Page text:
Omega’s Bermuda Unit Has Not Missed The Boat, Says CEO

Omega Specialty Insurance Company, the new Bermuda arm of Lloyd’s insurer Omega Underwriting Holdings has opened for business.

Omega Specialty Insurance Company, the new Bermuda arm of Lloyd’s insurer Omega Underwriting Holdings has opened for business. It has about $170 million in capital, making it much smaller than the 2005 start-ups. The new firm is in the process of getting a rating from AM Best.

Unlike other recent Bermuda start-ups, Omega Specialty was not up and running in time for the Jan. 1 renewals. But Richard Tolliday, Omega Underwriting’s chief executive, says this was never the intention, and opening this late will not harm the company’s prospects.

Part of the reason for this is the business Omega Specialty will write. The new unit will effectively be an extension of the business written by Omega Syndicate 958 – mostly small-ticket, short-tail speciality property insurance and reinsurance. It will not be writing high-value property-catastrophe reinsurance.

“A lot of the Bermudian companies and start-ups are writing big-ticket risks,” says Tolliday. “The Jan. 1 renewals are important for these risks – between 50% and 60% of this business comes up for renewal at Jan.1.” He adds that the renewals periods for the smaller-value property business Omega writes are more spread out through the year. “We did not target Jan. 1 as a key date,” he says.

Tolliday also does not believe Omega Specialty has missed out on the price increases caused by the 2005 hurricanes. He thinks the full effect of the losses has not been felt yet. “The impact from losses has got some way to go in terms of strengthening the market,” he says. “The retro market has clearly responded and that will drive the impact through to the front end. But our view is that there will be a progressive strengthening through 2006 and 2007. Jan. 1 was never going to be a litmus test for the effect of the losses.”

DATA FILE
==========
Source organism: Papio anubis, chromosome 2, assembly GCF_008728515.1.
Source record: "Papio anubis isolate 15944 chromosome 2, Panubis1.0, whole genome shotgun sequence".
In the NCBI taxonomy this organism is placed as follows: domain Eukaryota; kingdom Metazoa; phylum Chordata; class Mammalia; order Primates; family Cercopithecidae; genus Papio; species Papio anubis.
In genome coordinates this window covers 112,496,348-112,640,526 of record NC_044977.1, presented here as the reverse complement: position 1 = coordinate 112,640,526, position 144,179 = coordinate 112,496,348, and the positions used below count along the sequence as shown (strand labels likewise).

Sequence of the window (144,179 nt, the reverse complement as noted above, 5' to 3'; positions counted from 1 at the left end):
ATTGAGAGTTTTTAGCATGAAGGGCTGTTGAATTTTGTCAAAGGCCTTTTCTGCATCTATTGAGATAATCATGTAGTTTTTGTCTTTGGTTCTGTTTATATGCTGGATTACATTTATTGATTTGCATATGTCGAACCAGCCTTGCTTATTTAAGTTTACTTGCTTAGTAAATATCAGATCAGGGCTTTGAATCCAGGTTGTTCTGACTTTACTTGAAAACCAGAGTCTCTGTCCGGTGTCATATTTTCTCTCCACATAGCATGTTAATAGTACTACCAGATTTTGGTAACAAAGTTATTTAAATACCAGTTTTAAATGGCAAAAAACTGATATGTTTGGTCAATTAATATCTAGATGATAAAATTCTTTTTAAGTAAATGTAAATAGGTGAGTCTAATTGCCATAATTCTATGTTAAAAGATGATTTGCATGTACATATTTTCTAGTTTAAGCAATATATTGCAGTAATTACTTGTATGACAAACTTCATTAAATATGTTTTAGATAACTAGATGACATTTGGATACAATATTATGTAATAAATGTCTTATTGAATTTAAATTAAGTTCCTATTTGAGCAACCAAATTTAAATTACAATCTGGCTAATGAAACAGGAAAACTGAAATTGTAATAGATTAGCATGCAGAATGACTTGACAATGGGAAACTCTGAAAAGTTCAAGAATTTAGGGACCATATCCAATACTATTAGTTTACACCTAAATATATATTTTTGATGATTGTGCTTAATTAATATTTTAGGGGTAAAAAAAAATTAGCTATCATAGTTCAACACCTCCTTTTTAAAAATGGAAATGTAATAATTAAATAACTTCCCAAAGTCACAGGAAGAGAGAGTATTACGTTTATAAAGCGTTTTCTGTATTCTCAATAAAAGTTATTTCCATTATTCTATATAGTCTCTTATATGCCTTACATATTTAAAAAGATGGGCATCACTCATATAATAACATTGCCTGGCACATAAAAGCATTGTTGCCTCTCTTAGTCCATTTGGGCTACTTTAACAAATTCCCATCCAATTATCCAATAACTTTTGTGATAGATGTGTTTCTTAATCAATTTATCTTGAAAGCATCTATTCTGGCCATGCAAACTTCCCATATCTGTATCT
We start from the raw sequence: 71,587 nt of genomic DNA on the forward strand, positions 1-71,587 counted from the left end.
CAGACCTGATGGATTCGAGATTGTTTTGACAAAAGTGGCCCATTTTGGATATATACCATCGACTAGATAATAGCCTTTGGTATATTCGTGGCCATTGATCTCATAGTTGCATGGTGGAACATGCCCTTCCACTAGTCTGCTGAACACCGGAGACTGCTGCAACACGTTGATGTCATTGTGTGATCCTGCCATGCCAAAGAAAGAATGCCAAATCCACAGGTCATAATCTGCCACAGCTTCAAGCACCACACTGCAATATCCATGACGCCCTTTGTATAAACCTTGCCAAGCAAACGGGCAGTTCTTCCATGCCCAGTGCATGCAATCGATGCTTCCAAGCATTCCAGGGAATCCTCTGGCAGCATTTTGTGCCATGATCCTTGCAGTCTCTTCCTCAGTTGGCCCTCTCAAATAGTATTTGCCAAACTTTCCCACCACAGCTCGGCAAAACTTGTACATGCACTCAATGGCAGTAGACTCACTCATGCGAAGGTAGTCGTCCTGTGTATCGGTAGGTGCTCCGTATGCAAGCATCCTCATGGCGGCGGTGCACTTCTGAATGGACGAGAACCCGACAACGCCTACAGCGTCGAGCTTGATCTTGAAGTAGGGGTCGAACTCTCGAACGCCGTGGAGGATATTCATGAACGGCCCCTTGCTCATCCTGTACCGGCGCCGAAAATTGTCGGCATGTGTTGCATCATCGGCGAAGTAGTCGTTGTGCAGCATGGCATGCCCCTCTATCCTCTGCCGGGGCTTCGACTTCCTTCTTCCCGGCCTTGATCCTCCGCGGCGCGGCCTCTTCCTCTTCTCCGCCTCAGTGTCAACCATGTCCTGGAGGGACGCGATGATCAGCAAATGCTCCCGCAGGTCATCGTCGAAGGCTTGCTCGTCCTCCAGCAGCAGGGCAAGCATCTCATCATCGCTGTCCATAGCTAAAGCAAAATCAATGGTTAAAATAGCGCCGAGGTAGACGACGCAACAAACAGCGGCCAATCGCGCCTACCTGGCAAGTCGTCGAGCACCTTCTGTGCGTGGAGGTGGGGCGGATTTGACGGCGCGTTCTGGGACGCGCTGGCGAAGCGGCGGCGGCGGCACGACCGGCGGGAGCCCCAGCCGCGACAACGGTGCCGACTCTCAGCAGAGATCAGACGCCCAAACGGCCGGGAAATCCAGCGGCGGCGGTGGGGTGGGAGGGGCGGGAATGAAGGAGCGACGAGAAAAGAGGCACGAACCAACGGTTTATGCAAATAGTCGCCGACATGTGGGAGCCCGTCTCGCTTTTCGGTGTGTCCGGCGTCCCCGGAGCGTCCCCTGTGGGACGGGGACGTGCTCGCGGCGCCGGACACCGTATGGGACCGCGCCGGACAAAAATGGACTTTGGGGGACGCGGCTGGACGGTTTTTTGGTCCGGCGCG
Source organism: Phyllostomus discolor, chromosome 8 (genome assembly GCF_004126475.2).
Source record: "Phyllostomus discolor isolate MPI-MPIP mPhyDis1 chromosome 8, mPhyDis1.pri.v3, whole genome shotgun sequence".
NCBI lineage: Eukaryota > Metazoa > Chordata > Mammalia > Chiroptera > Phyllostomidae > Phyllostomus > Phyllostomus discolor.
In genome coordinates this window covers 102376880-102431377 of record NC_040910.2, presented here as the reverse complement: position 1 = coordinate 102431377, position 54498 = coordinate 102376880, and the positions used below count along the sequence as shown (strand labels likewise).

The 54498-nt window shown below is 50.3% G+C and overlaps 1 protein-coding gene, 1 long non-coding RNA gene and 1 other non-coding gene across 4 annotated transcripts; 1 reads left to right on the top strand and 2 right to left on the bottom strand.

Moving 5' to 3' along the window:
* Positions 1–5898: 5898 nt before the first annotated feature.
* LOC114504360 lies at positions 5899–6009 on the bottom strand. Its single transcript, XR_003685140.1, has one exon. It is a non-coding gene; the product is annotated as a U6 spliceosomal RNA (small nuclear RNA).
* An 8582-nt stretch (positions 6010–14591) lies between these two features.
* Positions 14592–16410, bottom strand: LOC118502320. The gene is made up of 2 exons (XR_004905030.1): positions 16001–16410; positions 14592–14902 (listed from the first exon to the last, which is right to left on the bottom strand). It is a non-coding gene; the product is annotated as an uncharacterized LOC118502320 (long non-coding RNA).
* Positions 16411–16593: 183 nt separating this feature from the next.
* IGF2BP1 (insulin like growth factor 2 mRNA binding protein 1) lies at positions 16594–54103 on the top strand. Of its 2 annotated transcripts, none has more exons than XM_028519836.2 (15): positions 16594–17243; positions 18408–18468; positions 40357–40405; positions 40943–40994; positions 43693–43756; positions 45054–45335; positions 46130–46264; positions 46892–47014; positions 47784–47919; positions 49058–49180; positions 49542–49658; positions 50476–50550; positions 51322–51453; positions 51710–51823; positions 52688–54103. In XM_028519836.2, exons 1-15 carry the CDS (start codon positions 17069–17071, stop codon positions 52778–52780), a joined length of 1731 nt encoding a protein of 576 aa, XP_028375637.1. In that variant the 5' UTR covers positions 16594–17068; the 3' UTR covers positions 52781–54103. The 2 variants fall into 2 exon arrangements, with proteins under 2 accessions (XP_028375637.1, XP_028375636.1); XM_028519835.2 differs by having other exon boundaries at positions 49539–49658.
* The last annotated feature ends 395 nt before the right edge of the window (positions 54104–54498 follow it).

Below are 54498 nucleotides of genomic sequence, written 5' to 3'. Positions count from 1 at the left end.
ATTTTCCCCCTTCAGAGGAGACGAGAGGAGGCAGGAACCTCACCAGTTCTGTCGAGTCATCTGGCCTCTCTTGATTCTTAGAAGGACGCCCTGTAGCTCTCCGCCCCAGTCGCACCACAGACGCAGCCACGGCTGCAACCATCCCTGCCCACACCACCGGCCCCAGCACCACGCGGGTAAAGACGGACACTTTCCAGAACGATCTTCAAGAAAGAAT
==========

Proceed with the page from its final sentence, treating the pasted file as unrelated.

He says a lot of companies’ experience at the Jan. 1 renewals has borne this out. Many reinsurers have reported lower price increases than they were expecting.

Even though Omega Specialty did not write any new business at the Jan. 1 renewals, it will still participate in some business renewed at that date. It will reinsure the 15.2% share of Syndicate 958’s business owned by Omega Dedicated, Omega’s corporate member at Lloyd’s. Omega Specialty will also underwrite a quote share of the syndicate’s total account for 2006.

“Although we have only just established Omega Specialty, it has written January 1 business by virtue of the reinsurance of our corporate member and the quota share of the syndicate,” says Tolliday.

Tolliday declined to comment on how much premium Omega Specialty will write. But investment bank Numis Securities estimates its premium income will be $185 million when fully operational. Of this, the bank estimates that $80 million will be accounted for by the reinsurance of Omega Dedicated’s share of Syndicate 958 and the quote share deal.

Omega decided to set up an operation on Bermuda because of its growing importance, and because certain types of business are now written in Bermuda rather than London. “Strategically, it’s important to have a presence in both markets,” says Tolliday.

Omega has appointed Stephen Edwards as chief underwriting officer of the new Bermuda unit. He was previously Syndicate 958’s reinsurance coordinator. He will be joined on Bermuda by one other member from Omega’s London team.